Stations, Grief and Counseling
Many individuals suffer in life unfairly. None more than Jesus Christ. His passion and death serve as an example to Christians how to properly offer suffering to God and carry one’s own cross. The Way of the Cross is not an easy choice in life. It involves accepting the will of God and having utter faith in His ultimate plan. As in the life of His own Son, the journey of the cross may not be a pleasant on earth. Christians can meditate on the Stations of the Cross to better learn about suffering and the value of it. It can be a tool to help others appreciate Christ’s suffering and sacrifice and also allow one to see Christ as a model of suffering to follow. Christ tells all, to pick up one’s cross and to follow Him. This may not be the news we wanted but it the is the news we need.
Christian Counselors, pastors, ministers, and priests all face suffering everyday when they speak to many who experience the worst in life, but by pointing to the cross, one can find an example of how to properly carry one’s cross in obedience even to death. Christ as our suffering servant serves as an ultimate example but also shows us the love of God Himself to die on a cross for our sins. This is why it is important to learn the Way of the Cross and to implement it into our spiritual life especially during Lent.
Many who walk the way of the cross, recount many parts of the four Gospels, while other parts stem from tradition or mere common sense. From tradition, meditation and other accounts, many incidents that occurred during Christ’s trek to Calvary can be meditated and prayed upon. It is essential in meditation to think back and suffer with Christ in thanksgiving and sorrow for His infinite gift of life. One can learn so much by this meditation on the stations and become so much closer to Christ in the process.
History of the Stations
So what are the Stations of the Cross? The Stations as a custom fall back to the 4th Century, when Christians could again in public walk the path of Christ in Jerusalem. Upon the meditations, 14 points of emphasis emerged that highlighted Christ’s passion. Again, some of these points of emphasis stemmed from Scripture, while others tradition. Examples include the Christ’s multiple fallings and the pain of the women and Veronica. These would be obvious occurrences and were related through other sources or as understood. For instance, through the many meditations, devotion to the wounds of Christ on His Shoulder from the weight of the cross, or the bleeding of His knees from His many falls grew within the faithful.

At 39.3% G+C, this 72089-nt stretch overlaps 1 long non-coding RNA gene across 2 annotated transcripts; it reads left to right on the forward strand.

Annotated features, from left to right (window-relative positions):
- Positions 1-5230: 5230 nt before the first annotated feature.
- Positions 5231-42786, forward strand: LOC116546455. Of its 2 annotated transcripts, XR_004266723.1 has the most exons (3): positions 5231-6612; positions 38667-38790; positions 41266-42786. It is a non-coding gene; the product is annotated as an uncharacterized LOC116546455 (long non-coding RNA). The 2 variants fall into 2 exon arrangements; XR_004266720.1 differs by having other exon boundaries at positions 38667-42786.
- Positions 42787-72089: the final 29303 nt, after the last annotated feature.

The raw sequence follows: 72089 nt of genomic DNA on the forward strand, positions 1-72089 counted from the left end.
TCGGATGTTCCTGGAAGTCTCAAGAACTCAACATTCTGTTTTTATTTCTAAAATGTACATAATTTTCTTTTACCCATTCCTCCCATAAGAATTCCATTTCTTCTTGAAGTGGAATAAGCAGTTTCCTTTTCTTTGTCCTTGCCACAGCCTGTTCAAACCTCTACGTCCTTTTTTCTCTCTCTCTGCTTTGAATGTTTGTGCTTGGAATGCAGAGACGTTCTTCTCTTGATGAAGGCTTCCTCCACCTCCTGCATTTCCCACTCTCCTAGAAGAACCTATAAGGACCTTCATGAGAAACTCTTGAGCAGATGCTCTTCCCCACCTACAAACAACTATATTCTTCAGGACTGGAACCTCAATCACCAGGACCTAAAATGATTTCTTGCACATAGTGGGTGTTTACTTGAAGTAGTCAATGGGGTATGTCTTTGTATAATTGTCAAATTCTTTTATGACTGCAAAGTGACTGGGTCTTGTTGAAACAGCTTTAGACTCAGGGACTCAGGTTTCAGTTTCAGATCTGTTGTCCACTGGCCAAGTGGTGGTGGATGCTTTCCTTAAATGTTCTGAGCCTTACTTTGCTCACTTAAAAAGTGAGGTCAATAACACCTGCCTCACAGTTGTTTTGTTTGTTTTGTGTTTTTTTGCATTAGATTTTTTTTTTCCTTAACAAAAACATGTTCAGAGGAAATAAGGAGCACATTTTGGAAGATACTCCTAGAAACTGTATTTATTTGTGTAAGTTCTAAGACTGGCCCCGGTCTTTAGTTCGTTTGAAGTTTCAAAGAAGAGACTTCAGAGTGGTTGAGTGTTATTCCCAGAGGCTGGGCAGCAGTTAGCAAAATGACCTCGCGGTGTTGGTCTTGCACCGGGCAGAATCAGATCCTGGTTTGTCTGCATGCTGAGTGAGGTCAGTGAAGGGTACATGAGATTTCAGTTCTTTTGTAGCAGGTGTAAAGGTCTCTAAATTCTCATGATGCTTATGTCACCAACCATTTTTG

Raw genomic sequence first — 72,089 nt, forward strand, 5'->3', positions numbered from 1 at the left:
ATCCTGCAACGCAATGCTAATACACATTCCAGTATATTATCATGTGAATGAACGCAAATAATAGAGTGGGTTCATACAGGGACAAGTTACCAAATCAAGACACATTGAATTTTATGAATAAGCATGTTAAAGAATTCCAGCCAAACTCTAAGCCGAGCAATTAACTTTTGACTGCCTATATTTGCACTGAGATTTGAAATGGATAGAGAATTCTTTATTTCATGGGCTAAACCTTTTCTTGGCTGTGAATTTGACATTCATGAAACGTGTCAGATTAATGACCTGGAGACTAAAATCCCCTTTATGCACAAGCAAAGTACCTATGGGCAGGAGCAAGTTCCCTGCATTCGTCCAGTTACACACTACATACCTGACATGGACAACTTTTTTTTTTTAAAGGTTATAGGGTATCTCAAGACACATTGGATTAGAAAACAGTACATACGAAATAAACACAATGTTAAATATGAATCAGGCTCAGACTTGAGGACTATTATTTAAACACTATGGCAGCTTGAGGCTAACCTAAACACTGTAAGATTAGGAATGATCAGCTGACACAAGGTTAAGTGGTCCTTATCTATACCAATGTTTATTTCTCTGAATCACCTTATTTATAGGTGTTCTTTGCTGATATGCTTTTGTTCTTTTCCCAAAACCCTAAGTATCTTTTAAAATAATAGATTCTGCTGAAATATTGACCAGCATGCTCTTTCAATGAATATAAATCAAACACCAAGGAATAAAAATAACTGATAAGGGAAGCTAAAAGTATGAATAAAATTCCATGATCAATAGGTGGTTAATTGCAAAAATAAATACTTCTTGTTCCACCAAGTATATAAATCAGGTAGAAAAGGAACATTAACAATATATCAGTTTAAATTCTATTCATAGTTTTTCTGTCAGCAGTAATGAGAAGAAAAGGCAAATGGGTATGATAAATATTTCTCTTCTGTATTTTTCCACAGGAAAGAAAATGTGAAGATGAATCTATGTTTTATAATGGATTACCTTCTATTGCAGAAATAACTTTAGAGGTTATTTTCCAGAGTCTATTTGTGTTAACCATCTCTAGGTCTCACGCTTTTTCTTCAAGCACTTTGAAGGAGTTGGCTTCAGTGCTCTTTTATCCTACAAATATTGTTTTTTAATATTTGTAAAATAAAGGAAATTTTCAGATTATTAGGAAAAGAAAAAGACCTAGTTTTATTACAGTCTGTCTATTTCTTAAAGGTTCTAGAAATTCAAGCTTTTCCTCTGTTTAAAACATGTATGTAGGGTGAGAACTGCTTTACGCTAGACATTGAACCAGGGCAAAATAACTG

The Stations hence were an early Christian devotion that emerged from the East and still to this day for pilgrims is a spiritual exercise. It became a more consistent tradition in the West, when St Francis of Assisi brought the tradition back to his monastery from his trip to the Holy Land. Through St Francis, the journey of Christ’s crucifixion became a more consistent tradition in the West communally and also individually. To this day, the tradition is practiced in Western Churches during Lent with personal devotion any time of the year.
The Stations themselves consist of 14 stations. Through the years different prayers have been compiled to accompany the faithful through the meditation of Christ’s sorrow or as it is also called the Way of Sorrow or Via Dolorosa. The priest, deacon or chosen prayer leader walks to each station usually accompanied by a cross bearer. Usually each station is accompanied with an opening repetitive prayer such as ” We adore you Christ and we bless you-because by Your Holy Cross, You have redeemed the world” Within each station is a meditation and then a series of prayers with the congregation kneeling at certain points facing the particular station within the Church. There have emerged different traditions with different focal points. Some are the more traditional prayers while other ones focus on the thoughts of Mary during her Son’s horrible torture.
We will now list the 14 Stations.
The First station is Christ before Pilot.